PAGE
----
(Harvill Secker, £12.99)

  • A Manual for Heartache by Cathy Rentzenbrink

    Full disclosure, Rentzenbrink is a friend (and sometime Stylist contributor), but even if she wasn’t I’d still recommend her work. A Manual for Heartache is a beautiful, practical, kind book offering advice to people experiencing heartache of any kind. This book’s appeal lies in the way that it makes you feel like you’re not alone, and it’s full of hope and lightness, even as Rentzenbrink talks about some of our darkest experiences.

    (Picador, £10)

  • The Answers by Catherine Lacey

    The concept for Catherine Lacey’s The Answers might initially make you raise your eyebrows, but this is a clever, gripping read. Beset by a mysterious pain and undergoing an expensive (and strange) treatment to make herself better, Mary signs up for the Girlfriend Experiment (GX). She will play the role of Emotional Girlfriend to Kurt, a famous actor, while other women fulfil other roles in his life. A fascinating dystopian examination of love and relationships.

    (Granta, £12.99)

  • Greatest Hits by Laura Barnett

    Hugely successful British singer-songwriter Cass Wheeler disappeared after three decades in the spotlight. Now she is back in the studio, spending a day choosing 16 songs from among the hundreds she has written, each track triggering memories from her past. Barnett’s second novel tells the story of a life through all its highs and lows, from Cass’ childhood through to the present, encompassing the tragedy that caused her to stop making music.

    (Weidenfeld & Nicolson, £12.99)

  • The Ministry of Utmost Happiness by Arundhati Roy

    It’s been 20 years since Roy released her first, and to date only, novel, the Man Booker Prize-winning The God of Small Things. Finally, here is The Ministry of Utmost Happiness. Starting with Anjum, who used to be Aftab, and taking in a varied cast of characters, The Ministry of Utmost Happiness goes from the neighbourhoods of Old Delhi to a burgeoning new metropolis, from Kashmir to the forests of central India.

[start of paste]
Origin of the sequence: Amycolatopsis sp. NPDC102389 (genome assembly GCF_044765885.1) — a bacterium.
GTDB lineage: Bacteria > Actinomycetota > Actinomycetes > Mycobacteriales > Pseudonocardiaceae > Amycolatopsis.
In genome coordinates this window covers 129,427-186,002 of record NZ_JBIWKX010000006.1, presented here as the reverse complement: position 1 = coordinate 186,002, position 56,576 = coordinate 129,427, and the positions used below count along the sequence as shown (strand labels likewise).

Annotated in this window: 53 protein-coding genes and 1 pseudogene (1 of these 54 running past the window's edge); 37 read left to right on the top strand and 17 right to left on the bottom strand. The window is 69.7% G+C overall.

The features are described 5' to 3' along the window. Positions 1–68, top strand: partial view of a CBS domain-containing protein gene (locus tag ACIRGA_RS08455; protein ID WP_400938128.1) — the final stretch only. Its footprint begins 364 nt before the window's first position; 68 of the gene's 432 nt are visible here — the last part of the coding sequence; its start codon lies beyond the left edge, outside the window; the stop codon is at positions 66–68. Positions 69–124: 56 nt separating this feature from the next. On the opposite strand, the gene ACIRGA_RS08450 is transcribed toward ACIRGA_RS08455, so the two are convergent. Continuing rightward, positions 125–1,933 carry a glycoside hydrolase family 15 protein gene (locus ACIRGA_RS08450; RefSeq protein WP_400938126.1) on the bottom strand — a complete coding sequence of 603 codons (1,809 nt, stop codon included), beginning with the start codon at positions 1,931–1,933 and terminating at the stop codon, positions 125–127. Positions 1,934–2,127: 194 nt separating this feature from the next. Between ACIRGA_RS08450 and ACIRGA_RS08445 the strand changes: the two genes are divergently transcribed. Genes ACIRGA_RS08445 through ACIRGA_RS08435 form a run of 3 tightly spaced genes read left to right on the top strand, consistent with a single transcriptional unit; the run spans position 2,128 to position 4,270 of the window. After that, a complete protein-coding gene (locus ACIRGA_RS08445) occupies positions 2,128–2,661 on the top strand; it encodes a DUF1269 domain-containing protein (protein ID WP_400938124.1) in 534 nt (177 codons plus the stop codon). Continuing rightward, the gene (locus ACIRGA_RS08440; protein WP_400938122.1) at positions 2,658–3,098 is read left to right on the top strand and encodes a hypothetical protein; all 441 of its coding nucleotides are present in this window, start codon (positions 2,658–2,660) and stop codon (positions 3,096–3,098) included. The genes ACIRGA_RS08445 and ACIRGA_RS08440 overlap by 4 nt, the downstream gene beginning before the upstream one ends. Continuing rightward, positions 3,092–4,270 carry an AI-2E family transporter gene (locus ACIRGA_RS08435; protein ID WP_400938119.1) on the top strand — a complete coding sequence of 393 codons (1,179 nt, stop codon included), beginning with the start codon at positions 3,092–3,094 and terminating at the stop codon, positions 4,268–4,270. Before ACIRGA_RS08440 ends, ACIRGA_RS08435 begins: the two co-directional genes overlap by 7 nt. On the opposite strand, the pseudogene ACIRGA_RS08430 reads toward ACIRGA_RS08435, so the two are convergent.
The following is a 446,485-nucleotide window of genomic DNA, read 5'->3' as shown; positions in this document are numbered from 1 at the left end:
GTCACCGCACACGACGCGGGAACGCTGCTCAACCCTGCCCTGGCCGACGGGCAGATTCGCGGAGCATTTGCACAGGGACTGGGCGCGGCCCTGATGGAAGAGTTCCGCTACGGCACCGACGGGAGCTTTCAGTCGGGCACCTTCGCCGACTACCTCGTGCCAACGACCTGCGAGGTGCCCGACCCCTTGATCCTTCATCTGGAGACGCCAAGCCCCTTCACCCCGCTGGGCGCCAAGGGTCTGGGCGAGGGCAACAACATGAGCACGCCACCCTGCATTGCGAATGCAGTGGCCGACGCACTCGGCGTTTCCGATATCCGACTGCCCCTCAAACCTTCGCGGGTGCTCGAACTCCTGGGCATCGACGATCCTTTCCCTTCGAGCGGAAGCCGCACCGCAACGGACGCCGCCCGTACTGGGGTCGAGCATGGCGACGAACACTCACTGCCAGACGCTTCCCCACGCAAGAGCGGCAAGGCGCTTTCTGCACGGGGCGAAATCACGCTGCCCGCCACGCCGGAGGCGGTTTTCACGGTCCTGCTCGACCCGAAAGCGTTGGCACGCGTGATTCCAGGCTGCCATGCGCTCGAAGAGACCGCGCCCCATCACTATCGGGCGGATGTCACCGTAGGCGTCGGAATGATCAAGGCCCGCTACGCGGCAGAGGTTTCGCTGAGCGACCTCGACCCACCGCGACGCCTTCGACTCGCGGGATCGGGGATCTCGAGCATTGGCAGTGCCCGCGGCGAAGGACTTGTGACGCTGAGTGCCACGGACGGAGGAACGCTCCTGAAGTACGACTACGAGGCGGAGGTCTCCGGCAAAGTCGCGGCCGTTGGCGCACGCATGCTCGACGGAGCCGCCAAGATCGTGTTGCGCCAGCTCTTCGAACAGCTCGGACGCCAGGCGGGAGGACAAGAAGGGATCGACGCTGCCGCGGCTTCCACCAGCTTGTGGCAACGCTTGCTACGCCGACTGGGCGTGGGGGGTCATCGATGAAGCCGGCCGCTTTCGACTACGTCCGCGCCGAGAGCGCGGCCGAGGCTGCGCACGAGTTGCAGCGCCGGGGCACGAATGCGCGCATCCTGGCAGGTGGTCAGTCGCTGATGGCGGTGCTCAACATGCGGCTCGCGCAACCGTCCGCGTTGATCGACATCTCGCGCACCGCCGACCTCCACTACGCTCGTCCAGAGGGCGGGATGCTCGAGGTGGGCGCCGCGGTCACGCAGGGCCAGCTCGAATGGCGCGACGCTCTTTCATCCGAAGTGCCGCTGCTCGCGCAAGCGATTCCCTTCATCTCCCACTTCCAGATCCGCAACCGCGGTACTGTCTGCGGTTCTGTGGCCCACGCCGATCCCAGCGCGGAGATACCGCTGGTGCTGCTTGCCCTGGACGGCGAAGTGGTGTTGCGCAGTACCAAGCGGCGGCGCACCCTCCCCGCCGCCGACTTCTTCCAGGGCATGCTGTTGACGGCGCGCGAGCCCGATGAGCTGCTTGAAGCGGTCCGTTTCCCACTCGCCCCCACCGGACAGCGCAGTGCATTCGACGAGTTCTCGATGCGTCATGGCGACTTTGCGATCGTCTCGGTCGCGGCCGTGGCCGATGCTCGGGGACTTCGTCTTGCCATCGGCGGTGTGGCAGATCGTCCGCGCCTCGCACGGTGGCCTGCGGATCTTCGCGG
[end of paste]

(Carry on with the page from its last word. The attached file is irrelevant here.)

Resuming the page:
(Hamish Hamilton, £18.99)

  • Kumukanda by Kayo Chingonyi

    Kumukanda translates as ‘initiation’, and is the name given to the rites a young boy from the Luval tribe must pass through before being considered a man. In this collection, Chingonyi reflects on the passage between boyhood and adulthood, between who he is and how he is perceived. Chingonyi muses on growing up black, masculinity, and the power of music and art. Kumukanda is full of nostalgia and gentleness as well as being sharply observant.

    (Chatto & Windus, £10)

  • The Gender Games by Juno Dawson

    Dawson’s transition has been well documented in her writing and through various interviews, but The Gender Games is a little different. This is partly the story of Dawson’s life, recounting parts of her childhood and later life, all told with humour and frankness. It’s also a study into how society reinforces gender rules and expectations, to the detriment of everyone, with insights from activists including Everyday Sexism’s Laura Bates and poet Anthony Anacagorou.

    (Two Roads, £16.99)


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Sarah Shaffi

Sarah Shaffi is a freelance journalist and editor. She reads more books a week than is healthy, and balances this out with copious amounts of TV. She writes regularly about popular culture, particularly how it reflects and represents society.